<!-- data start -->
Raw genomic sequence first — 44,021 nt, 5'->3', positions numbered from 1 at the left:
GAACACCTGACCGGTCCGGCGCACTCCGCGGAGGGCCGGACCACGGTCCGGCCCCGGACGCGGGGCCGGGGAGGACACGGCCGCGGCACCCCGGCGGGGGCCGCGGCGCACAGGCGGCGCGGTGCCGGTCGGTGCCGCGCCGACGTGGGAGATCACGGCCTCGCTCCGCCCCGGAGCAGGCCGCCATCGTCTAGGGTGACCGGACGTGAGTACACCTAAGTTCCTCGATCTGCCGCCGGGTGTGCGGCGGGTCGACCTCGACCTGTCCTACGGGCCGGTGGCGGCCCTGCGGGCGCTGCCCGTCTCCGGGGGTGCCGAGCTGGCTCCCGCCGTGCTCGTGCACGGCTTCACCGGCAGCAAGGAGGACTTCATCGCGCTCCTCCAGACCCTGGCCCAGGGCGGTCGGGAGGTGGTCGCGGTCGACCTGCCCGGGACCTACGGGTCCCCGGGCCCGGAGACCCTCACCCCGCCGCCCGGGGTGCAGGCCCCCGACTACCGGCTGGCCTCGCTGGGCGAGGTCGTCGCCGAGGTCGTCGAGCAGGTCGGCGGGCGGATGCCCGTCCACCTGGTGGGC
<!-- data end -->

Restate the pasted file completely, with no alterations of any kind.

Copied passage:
Raw genomic sequence first — 44,021 nt, 5'->3', positions numbered from 1 at the left:
GAACACCTGACCGGTCCGGCGCACTCCGCGGAGGGCCGGACCACGGTCCGGCCCCGGACGCGGGGCCGGGGAGGACACGGCCGCGGCACCCCGGCGGGGGCCGCGGCGCACAGGCGGCGCGGTGCCGGTCGGTGCCGCGCCGACGTGGGAGATCACGGCCTCGCTCCGCCCCGGAGCAGGCCGCCATCGTCTAGGGTGACCGGACGTGAGTACACCTAAGTTCCTCGATCTGCCGCCGGGTGTGCGGCGGGTCGACCTCGACCTGTCCTACGGGCCGGTGGCGGCCCTGCGGGCGCTGCCCGTCTCCGGGGGTGCCGAGCTGGCTCCCGCCGTGCTCGTGCACGGCTTCACCGGCAGCAAGGAGGACTTCATCGCGCTCCTCCAGACCCTGGCCCAGGGCGGTCGGGAGGTGGTCGCGGTCGACCTGCCCGGGACCTACGGGTCCCCGGGCCCGGAGACCCTCACCCCGCCGCCCGGGGTGCAGGCCCCCGACTACCGGCTGGCCTCGCTGGGCGAGGTCGTCGCCGAGGTCGTCGAGCAGGTCGGCGGGCGGATGCCCGTCCACCTGGTGGGC